ST. PETERSBURG — Republican Pam Bondi said she entered the attorney general's race because she questioned her opponents' legal expertise.
Bondi, 44, a former Hillsborough County prosecutor, faces a three-way fight for the Republican nomination for attorney general.
In an hourlong St. Petersburg Times editorial board candidate interview, she said that her GOP rivals, former state agency head Holly Benson and Lt. Gov. Jeff Kottkamp, lack courtroom experience, and that Florida needs a credible chief legal officer, not another career politician.
When asked to explain why she supported bringing Arizona's immigration law to Florida, Bondi began by denouncing racial profiling, saying that as a career prosecutor she has seen firsthand "the devastating damage" it can cause. So she would want to review any proposed law, and have rigorous police training to ensure it was carried out fairly.
"You can't just pull a car over because you think they are Mexicans. … There has to be reasonable suspicion more than you have dark skin."
Asked to describe what might constitute reasonable suspicion, she said officers might find clues in where someone was coming from or what they said.
Then she added: "Often, when they get out of the car and run, if they are illegal, I think that would give you reasonable suspicion right there."
She said she didn't know how the federal Department of Homeland Security's E-Verify system worked. In the GOP gubernatorial primary, Rick Scott and Attorney General Bill McCollum have called for all employers to use the program, which checks the legal status of employees.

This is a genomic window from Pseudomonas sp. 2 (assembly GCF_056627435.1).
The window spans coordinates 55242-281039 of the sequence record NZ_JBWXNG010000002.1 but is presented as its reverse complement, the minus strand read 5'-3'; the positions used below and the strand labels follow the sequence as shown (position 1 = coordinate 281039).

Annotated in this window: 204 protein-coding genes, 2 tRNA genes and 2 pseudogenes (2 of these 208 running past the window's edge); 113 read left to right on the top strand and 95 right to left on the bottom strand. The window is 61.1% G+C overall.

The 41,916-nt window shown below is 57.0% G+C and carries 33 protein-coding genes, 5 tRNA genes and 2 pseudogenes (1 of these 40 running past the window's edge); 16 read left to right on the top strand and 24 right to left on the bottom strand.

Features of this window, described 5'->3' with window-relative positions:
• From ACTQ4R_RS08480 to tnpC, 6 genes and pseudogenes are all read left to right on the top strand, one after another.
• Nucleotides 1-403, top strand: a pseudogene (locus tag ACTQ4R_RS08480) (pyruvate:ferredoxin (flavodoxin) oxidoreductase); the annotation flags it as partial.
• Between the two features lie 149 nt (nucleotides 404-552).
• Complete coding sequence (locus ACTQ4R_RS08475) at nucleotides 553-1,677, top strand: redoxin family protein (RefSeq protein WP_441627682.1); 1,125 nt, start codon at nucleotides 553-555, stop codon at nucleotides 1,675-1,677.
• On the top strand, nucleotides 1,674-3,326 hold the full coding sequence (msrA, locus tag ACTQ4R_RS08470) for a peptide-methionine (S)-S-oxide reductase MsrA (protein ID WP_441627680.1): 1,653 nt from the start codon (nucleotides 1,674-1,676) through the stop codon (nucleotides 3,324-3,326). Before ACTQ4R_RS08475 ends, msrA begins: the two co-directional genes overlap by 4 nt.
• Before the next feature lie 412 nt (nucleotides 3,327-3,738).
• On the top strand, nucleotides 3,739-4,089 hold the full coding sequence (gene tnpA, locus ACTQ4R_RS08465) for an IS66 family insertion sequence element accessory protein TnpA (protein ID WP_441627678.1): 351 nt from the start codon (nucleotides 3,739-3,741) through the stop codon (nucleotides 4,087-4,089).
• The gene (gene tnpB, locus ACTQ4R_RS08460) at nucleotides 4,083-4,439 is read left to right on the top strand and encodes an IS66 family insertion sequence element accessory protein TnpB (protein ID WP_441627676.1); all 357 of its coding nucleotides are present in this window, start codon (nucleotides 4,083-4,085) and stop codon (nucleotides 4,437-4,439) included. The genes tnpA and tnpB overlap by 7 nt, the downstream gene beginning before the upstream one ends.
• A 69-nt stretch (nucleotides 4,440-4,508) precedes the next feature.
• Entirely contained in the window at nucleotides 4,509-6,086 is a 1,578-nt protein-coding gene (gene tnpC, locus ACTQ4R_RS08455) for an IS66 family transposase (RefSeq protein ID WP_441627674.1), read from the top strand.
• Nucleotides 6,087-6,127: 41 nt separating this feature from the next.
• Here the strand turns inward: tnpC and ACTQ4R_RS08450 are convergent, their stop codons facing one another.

In her interview with the Times, Bondi was perhaps at her strongest when she spoke about the state's crowded clemency system. She said that while the process needs to be streamlined, she was not in favor of automatic restoration of rights. She also advocated strongly to restore drug treatment in prisons, saying that in her experience, 80 percent of Florida's crimes are drug related.
Her priorities as attorney general, she said, would be to shut down pill mills, dismantle gangs and curb mortgage and home health care fraud.
But when pressed to defend her views on some other issues, she was short on specifics and seemed at times uninformed.
She said she would vote against two proposed constitutional amendments on the November ballot that would change the way electoral district boundaries are drawn, saying she had heard there could be "unintended consequences" for minority voters.
"I can't tell you what they are, but I have heard from multiple sources that there could be some unintended consequences. … So right now I would vote no on (amendments) 5 and 6," she said. "I was just told that within the last few days."
She said she would continue McCollum's legal challenge to President Barack Obama's health care plan. "They are forcing us to purchase a good simply by being alive, and then penalizing and taxing us if we do not purchase that good," she said.
But she struggled to explain why Medicare is constitutional and the new health care plan is not, confusing for a time Medicare with the low-income program Medicaid. She concluded, "Yes, we all pay a portion toward Medicare, but it is not forcing us to have insurance, and that is the difference in my mind."
Cristina Silva can be reached at firstname.lastname@example.org or (727) 893-8846.